Letter: Get back to work
- October 21, 2020
Alaskans need to get back to work. We can still practice physical distancing. If we were social distancing we…Read More
TORONTO — As investigators try to determine what caused a Canadian military helicopter to crash, retired vice-admiral and the former vice chief of the defence staff Mark Norman believes the reason could be one of two possible scenarios.
In an interview with CTV‘s Question Period on Sunday, Norman said the crash was likely caused by either a mechanical issue or human error.
"Fundamentally, something like this happens because there‘s a bizarre environmental situation, there‘s some sort of mechanical problem, there‘s human factors or some sort of military action, and [military action] doesn‘t seem to be the case in this situation," Norman said.
"We‘ve had reports that the weather has been very good — and it was at the time of the incident — so I think we‘re down to two possible scenarios: some sort of mechanical issue or some sort of human factor issue."
The military Cyclone helicopter crash when it went down Wednesday in the Mediterranean Sea as it was returning to HMCS Fredericton.
The helicopter was part of the Fredericton‘s NATO mission and went down while concluding a training exercise.
Former senior Canadian Armed Forces officers say images from the area show the debris field of the crash is not large and the oil slick isn‘t widely spread out, suggesting the helicopter .
Norman said he does not think the crash was caused by a lack of training from its crew.
"It really is too early to speculate and I don‘t think people should be thinking that this was a training issue per se. These crews are exceptionally well-trained. They have a lot of experience, and our military goes to great lengths to ensure that when we deploy an asset such as this on an operational mission that everybody is as absolutely prepared as they can be, so I don‘t think that‘s an issue," Norman said.
Despite the crash, Norman said he and the military have confidence in the Cyclone helicopter.
"I think it‘s a great aircraft but we need to remember [it‘s] a very complicated aircraft — not just the back-end, the mission system, but also the avionics themselves and the flying of the aircraft," Norman said. "This is 21st-century fly-by-wire technology, and that in and of itself is going to make the investigation difficult, because they‘re going to have to look at a lot of the technical data associated with the different modes that the aircraft may or may not have been in at the time of the accident."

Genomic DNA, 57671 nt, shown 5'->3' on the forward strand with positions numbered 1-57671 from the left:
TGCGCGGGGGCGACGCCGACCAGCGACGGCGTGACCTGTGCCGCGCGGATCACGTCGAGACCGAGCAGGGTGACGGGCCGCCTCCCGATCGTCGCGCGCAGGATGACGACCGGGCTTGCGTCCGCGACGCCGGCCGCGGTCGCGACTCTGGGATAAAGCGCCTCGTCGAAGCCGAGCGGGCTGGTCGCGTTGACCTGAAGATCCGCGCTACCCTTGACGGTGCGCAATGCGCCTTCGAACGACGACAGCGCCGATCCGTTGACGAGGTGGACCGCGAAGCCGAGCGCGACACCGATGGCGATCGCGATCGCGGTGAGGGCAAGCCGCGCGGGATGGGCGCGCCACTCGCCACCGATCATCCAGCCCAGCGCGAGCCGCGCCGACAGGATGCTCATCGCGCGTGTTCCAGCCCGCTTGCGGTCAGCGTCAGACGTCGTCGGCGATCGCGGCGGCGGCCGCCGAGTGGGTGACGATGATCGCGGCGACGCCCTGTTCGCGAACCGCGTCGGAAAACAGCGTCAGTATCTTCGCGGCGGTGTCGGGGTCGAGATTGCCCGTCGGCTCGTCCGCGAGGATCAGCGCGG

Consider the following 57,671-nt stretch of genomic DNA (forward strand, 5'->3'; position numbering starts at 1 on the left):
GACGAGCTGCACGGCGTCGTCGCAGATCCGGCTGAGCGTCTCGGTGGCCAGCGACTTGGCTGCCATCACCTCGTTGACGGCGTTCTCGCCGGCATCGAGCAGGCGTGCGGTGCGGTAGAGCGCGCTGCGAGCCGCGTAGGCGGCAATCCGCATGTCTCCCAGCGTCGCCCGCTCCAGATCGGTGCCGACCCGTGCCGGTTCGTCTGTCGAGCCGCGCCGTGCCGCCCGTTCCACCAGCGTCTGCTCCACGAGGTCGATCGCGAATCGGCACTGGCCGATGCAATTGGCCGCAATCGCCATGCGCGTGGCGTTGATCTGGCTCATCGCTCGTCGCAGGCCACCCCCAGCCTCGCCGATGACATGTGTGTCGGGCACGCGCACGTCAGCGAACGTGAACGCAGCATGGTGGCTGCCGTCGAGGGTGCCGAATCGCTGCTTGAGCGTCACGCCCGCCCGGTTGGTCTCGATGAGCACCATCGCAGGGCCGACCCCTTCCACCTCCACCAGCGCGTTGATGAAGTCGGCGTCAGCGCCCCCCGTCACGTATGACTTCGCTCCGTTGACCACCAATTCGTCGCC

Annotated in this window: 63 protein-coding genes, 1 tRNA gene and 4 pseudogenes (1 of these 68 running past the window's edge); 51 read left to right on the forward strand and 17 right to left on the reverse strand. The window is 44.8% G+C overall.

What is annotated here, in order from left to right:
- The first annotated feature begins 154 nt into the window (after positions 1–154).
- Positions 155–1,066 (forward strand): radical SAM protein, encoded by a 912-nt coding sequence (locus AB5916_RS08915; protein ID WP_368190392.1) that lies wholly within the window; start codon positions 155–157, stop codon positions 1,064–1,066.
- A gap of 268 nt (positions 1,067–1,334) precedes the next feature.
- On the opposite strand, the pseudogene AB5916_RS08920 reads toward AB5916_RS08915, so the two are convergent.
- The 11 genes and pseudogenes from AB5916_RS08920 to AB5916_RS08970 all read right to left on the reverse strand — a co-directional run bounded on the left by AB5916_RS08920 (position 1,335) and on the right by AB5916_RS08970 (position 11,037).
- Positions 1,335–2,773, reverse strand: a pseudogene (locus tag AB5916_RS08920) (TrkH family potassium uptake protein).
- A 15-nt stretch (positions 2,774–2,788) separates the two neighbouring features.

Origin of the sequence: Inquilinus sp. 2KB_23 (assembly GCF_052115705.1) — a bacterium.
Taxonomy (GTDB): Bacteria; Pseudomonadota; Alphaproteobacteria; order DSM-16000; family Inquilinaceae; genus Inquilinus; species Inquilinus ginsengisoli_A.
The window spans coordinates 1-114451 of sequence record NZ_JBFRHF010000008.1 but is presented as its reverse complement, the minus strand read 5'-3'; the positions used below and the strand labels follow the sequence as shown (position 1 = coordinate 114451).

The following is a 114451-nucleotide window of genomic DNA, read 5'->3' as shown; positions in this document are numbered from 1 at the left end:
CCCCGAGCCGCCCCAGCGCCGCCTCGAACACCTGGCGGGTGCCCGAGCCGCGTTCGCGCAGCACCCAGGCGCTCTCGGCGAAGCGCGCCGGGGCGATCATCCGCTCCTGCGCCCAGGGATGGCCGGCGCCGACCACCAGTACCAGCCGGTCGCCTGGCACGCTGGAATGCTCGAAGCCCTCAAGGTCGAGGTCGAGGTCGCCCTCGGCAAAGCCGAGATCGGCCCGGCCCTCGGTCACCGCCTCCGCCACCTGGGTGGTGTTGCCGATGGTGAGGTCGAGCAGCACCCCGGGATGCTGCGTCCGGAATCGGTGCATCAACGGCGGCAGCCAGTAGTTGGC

The Canadian military began using the Cyclone helicopters for training purposes in 2015, after more than a decade of expensive delays with the manufacturer Sikorsky. It wasn‘t until 2018 that the military began using them in real missions.
The military was supposed to have received 28 Cyclones from Sikorsky in November 2008, but to date has only received 18. In 2012, then-defence minister Peter MacKay called it "the worst procurement in history."
"It‘s important that we not try and conflate, the history of the procurement with the capability of the platform itself," Norman said. "MacKay may well have been right, but that doesn‘t mean that it‘s not an exceptional piece of equipment, and that it has the full confidence of those people who have been flying it up to this moment."
All of the military‘s Cyclone helicopters have been grounded while a flight investigation team works in the region to determine the cause of the crash. The Cyclone‘s flight-data and voice recorders have been recovered and will soon be returned to Canada for analysis.
"Unfortunately, these types of things do happen, and the military will take a very measured, deliberate and facts based approach to this, and if there‘s something to learn from the investigation they want those lessons immediately," Norman said.
"That‘s really one of the fundamental reasons why they go to the lengths they do to do the investigation; not just to find out what happened but to ensure that if it is something where they can change procedure then they‘ll do so."
With files from The Canadian Press